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Posts in National Labor Relations Board (NLRB).
By Beata Krakus, T. Christopher Bailey on August 31, 2015 at 1:16 PM

Reversing course from more than 30 years of precedent, the National Labor Relations Board significantly expanded its standard for determining when two entities constitute a single joint employer over a unit of employees. In so doing, the NLRB creates questions about a number of entity relationships such as parent corporation/subsidiary, contractor/subcontractor and franchisor/franchisee relationships.

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By Lauren Daming on January 16, 2015 at 1:24 PM

The modern laptopReversing existing Board precedent, the National Labor Relations Board (“Board” or “NLRB”) recently ruled that employers that allow employees access to work e-mail systems must presumptively allow their employees to use those e-mail systems for union activity during non-work time. This reversal of long-standing precedent has potentially far-reaching consequences and, at minimum, will require both union and non-union employers to review their communications policies to ensure compliance with the National Labor Relations Act (“NLRA”).

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By Beata Krakus on December 22, 2014 at 9:14 AM

Today the Office of the General Counsel of the National Labor Relations Board (“NLRB”) took its next step in the investigation of labor practices within the McDonald’s franchise system and issued consolidated complaints against McDonald’s franchisees and the franchisor – McDonald’s USA, LLC on the theory that the franchisor is a joint employer with its franchisees. Consistent with General Counsel’s amicus brief in the Browning-Ferris matter that was filed this summer, the focus of the complaints appear to be on the use of technology and tools that allows franchisors insight and potential control over franchisee operations.

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By Amy Blaisdell on October 13, 2014 at 3:52 PM

j0399041In the last few months, several court decisions have found large classes of workers to be improperly classified as independent contractors rather than employees. These class action cases are filed in federal and state courts throughout the country seeking the payment of minimum wage, overtime, penalties, attorneys’ fees, employee benefits and expenses, among other damages. Although FedEx Ground Package System, Inc. has been at the heart of several recent decisions, the issue is not isolated to FedEx nor to delivery drivers. Rather, a survey of recent cases and agency actions makes it clear that the judiciary, Internal Revenue Service, United States Department of Labor, and state agencies are all looking with exacting scrutiny at independent contractor relationships and are erring on the side of finding workers to be employees. Consequently, all companies that use independent contractors – regardless of their size – should think about the impact of the emerging cases on their workforces.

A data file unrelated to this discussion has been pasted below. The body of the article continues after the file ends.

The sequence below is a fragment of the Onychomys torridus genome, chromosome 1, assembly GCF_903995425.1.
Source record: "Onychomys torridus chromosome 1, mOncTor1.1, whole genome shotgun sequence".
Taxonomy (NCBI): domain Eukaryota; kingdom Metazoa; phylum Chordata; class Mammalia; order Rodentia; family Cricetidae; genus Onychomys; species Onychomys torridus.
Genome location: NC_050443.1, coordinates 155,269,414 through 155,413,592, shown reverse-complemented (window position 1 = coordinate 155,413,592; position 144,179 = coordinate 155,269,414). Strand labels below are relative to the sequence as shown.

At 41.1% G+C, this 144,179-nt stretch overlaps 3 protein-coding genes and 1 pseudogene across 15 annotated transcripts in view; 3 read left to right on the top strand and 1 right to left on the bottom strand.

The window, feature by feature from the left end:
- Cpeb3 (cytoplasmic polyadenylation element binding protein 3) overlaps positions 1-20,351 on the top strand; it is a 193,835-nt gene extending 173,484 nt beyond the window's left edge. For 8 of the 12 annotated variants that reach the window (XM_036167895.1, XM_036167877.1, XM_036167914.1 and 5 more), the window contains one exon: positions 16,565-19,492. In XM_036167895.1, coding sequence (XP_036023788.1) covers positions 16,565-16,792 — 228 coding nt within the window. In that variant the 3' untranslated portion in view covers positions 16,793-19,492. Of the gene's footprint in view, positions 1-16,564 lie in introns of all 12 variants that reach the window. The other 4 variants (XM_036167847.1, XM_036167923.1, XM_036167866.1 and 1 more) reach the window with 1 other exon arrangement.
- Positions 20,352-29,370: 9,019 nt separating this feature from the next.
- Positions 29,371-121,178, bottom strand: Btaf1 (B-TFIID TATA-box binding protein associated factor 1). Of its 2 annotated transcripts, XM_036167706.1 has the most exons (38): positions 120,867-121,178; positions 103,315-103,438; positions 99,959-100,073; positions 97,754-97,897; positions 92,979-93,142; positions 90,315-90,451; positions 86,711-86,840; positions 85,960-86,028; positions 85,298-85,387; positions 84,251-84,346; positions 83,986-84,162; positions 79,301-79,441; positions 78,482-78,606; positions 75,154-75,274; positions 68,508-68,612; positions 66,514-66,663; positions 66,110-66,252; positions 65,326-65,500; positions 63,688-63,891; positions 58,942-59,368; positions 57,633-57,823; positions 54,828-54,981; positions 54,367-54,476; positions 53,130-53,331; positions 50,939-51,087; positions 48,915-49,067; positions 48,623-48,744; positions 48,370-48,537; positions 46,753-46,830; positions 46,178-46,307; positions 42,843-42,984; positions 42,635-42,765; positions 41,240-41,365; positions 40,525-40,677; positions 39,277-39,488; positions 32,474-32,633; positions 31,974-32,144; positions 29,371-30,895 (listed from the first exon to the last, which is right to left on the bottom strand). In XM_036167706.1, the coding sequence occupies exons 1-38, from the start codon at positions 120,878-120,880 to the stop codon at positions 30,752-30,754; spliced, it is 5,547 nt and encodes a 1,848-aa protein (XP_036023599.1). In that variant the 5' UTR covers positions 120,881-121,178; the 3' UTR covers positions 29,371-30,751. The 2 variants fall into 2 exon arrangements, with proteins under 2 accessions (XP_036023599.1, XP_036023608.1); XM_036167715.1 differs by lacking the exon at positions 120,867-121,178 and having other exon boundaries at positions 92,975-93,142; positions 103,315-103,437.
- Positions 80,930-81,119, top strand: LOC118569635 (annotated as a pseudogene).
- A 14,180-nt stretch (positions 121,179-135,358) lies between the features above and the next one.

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By Beata Krakus, T. Christopher Bailey on July 30, 2014 at 8:54 AM

franchiseIn a decision that could have far-reaching legal implications for franchisors, on July 29, 2014, the General Counsel of the National Labor Relations Board (“NLRB”) ruled that McDonald’s was a joint employer of its franchisees’ employees. This decision stems from allegations that McDonald’s and its franchisees violated employees’ rights following protests pertaining to wages and working conditions.